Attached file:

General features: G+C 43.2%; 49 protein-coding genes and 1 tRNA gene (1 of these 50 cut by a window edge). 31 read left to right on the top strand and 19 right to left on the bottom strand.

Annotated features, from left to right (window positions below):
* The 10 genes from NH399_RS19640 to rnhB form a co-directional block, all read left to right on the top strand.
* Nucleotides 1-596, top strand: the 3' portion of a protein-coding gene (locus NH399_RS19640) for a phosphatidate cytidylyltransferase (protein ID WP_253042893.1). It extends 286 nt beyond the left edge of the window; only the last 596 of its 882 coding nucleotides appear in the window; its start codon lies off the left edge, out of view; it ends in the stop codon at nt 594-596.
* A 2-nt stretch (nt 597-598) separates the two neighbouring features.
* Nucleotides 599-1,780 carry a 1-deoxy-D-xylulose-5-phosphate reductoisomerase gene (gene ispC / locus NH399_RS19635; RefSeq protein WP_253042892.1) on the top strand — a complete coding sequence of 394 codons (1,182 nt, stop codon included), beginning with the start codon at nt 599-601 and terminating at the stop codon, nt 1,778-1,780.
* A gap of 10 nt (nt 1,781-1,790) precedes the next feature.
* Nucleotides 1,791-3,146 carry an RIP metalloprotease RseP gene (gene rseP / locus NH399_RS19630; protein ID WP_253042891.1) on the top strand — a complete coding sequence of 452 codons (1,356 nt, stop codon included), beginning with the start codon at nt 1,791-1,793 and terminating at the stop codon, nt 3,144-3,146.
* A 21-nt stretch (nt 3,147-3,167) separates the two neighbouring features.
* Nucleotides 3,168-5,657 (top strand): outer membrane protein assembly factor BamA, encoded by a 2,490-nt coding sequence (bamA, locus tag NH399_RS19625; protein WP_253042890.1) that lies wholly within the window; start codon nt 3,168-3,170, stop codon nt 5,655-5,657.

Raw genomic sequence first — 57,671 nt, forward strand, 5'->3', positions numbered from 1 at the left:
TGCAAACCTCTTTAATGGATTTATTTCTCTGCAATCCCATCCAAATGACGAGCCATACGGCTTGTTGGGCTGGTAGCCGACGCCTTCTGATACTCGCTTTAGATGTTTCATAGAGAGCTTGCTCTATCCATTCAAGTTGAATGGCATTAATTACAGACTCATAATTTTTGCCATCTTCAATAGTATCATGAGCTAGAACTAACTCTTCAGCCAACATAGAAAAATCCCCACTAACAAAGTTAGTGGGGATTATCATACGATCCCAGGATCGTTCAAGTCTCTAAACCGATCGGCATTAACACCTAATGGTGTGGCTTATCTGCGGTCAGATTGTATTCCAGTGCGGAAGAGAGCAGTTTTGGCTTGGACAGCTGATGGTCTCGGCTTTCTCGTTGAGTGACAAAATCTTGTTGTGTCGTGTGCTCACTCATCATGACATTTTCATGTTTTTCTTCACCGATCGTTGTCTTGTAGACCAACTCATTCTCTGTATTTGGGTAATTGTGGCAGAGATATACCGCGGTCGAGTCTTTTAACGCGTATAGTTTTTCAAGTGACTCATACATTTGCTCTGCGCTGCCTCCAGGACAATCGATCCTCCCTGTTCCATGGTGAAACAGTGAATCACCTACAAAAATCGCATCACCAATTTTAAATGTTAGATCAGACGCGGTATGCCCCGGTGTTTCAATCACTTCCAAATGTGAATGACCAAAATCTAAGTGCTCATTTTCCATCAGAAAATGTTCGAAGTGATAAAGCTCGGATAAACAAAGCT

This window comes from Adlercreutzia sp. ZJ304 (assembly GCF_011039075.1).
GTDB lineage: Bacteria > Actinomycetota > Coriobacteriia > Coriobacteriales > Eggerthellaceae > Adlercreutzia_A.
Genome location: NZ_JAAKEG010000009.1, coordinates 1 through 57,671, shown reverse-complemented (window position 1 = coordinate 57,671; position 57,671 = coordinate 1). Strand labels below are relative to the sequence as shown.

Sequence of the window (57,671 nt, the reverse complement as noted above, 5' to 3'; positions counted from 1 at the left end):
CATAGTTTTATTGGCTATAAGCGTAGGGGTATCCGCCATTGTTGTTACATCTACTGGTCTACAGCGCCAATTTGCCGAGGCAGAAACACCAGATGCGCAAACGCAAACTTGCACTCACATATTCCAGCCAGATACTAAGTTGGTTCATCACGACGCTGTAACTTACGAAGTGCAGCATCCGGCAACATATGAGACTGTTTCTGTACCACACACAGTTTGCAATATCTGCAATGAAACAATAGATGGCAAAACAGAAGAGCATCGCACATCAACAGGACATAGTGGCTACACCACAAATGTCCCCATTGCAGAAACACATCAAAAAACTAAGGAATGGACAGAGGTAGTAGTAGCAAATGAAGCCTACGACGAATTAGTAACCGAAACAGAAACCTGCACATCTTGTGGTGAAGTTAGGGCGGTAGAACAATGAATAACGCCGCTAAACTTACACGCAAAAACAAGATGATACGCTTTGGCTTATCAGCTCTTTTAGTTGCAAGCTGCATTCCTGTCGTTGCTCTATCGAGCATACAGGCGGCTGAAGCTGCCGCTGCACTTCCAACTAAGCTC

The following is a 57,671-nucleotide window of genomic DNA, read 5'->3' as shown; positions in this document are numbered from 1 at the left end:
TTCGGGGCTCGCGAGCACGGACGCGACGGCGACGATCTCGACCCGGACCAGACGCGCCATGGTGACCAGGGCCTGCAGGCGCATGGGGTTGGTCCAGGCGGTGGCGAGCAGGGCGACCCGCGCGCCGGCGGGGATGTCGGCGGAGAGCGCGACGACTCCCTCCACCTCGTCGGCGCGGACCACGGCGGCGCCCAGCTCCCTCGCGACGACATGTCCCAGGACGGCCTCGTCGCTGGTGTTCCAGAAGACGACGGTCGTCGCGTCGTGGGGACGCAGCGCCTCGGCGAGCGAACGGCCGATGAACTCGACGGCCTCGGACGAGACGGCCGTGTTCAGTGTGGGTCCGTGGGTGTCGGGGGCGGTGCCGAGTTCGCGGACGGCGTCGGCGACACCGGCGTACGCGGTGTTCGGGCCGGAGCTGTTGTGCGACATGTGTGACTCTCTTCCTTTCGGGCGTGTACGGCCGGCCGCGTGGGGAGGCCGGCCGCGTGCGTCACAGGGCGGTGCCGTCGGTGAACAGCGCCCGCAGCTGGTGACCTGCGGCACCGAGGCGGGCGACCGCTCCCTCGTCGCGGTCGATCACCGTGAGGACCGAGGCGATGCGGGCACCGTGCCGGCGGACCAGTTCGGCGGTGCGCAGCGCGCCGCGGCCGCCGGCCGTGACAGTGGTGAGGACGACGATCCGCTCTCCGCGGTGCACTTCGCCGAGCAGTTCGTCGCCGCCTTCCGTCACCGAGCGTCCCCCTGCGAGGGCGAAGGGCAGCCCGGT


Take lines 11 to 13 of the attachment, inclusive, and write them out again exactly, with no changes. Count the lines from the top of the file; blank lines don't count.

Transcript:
Raw genomic sequence first — 57,671 nt, forward strand, 5'->3', positions numbered from 1 at the left:
TGCAAACCTCTTTAATGGATTTATTTCTCTGCAATCCCATCCAAATGACGAGCCATACGGCTTGTTGGGCTGGTAGCCGACGCCTTCTGATACTCGCTTTAGATGTTTCATAGAGAGCTTGCTCTATCCATTCAAGTTGAATGGCATTAATTACAGACTCATAATTTTTGCCATCTTCAATAGTATCATGAGCTAGAACTAACTCTTCAGCCAACATAGAAAAATCCCCACTAACAAAGTTAGTGGGGATTATCATACGATCCCAGGATCGTTCAAGTCTCTAAACCGATCGGCATTAACACCTAATGGTGTGGCTTATCTGCGGTCAGATTGTATTCCAGTGCGGAAGAGAGCAGTTTTGGCTTGGACAGCTGATGGTCTCGGCTTTCTCGTTGAGTGACAAAATCTTGTTGTGTCGTGTGCTCACTCATCATGACATTTTCATGTTTTTCTTCACCGATCGTTGTCTTGTAGACCAACTCATTCTCTGTATTTGGGTAATTGTGGCAGAGATATACCGCGGTCGAGTCTTTTAACGCGTATAGTTTTTCAAGTGACTCATACATTTGCTCTGCGCTGCCTCCAGGACAATCGATCCTCCCTGTTCCATGGTGAAACAGTGAATCACCTACAAAAATCGCATCACCAATTTTAAATGTTAGATCAGACGCGGTATGCCCCGGTGTTTCAATCACTTCCAAATGTGAATGACCAAAATCTAAGTGCTCATTTTCCATCAGAAAATGTTCGAAGTGATAAAGCTCGGATAAACAAAGCT

This window comes from Adlercreutzia sp. ZJ304 (assembly GCF_011039075.1).